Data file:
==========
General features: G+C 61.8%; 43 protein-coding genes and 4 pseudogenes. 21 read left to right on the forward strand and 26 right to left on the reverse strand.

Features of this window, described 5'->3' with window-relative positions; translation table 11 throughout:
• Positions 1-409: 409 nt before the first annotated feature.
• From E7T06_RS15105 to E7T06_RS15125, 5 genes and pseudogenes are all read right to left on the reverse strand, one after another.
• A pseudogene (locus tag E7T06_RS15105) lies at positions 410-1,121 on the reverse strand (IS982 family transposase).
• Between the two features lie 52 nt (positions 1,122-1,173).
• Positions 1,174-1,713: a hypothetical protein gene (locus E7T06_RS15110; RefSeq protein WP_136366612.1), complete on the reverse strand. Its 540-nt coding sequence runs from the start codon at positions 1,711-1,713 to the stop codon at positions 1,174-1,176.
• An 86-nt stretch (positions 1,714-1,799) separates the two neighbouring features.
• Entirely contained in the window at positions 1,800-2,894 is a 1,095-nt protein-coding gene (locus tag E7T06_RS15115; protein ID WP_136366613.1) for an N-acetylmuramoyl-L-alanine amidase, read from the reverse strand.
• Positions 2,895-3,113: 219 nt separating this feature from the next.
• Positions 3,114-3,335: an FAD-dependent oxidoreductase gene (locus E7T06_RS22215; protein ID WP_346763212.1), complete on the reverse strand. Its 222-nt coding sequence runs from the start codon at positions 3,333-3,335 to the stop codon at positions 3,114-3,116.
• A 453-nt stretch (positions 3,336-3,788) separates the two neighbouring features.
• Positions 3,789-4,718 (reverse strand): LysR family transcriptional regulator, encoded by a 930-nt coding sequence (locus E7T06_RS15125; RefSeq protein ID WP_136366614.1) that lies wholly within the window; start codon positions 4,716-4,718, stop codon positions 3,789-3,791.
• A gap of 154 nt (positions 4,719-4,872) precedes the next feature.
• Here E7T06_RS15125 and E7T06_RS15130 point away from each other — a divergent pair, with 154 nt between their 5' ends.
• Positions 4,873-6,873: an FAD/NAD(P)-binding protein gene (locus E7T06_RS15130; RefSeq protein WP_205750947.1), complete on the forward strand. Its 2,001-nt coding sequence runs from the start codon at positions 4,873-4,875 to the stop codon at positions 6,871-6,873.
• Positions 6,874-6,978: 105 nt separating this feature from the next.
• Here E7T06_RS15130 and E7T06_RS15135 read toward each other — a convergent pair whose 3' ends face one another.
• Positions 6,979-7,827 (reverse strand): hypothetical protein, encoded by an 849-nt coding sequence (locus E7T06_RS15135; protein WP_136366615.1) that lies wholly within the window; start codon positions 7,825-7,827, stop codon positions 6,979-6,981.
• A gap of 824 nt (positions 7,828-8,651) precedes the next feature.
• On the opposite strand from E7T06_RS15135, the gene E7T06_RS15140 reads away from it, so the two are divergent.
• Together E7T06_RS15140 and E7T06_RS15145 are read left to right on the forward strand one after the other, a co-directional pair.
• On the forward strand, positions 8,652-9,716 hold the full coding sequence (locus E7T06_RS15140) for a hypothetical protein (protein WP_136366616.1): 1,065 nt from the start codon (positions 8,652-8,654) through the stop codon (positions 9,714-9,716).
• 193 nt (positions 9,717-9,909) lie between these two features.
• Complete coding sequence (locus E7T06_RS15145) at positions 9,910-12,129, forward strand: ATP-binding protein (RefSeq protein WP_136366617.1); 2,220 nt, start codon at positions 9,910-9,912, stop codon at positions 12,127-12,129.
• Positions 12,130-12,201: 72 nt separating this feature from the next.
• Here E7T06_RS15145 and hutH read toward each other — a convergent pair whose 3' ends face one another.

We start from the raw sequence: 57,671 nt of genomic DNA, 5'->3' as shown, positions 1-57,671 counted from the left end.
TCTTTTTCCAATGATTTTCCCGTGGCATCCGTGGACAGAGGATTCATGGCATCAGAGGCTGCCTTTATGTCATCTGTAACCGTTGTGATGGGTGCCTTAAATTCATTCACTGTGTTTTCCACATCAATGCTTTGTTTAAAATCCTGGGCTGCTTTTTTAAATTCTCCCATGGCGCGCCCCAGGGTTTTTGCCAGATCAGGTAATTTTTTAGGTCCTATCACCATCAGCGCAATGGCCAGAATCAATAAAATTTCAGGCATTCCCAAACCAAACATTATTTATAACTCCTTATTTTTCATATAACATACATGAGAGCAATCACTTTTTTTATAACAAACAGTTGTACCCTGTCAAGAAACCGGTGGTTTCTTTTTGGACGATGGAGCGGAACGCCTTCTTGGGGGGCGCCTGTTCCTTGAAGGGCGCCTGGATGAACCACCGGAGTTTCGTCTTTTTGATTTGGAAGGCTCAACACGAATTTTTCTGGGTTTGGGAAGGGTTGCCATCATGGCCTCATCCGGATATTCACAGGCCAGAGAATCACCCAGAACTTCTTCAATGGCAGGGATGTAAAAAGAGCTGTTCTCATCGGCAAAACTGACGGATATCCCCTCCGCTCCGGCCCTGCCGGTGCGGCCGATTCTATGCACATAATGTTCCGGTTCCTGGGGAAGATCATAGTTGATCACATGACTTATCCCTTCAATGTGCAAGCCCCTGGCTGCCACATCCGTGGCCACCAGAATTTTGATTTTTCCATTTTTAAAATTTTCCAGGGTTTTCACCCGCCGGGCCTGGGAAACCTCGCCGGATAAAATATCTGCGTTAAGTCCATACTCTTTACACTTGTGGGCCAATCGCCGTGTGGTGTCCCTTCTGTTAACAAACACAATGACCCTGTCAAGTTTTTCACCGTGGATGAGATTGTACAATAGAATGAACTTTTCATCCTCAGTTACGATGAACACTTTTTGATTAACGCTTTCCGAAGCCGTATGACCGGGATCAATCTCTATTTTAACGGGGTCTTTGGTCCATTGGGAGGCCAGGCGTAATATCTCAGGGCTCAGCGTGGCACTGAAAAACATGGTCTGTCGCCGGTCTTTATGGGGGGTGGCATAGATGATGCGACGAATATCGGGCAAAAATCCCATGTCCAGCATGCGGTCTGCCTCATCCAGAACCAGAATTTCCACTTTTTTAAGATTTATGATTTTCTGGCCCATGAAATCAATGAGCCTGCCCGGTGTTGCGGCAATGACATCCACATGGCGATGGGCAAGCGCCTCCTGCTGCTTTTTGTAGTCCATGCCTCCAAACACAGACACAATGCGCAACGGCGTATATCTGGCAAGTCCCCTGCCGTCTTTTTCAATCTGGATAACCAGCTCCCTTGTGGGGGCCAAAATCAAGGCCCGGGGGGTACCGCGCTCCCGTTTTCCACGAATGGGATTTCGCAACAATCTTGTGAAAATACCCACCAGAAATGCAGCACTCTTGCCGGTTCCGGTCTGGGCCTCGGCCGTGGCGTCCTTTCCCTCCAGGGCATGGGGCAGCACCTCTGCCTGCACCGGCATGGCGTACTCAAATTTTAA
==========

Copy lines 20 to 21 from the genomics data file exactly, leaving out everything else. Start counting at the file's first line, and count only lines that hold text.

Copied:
• A gap of 824 nt (positions 7,828-8,651) precedes the next feature.
• On the opposite strand from E7T06_RS15135, the gene E7T06_RS15140 reads away from it, so the two are divergent.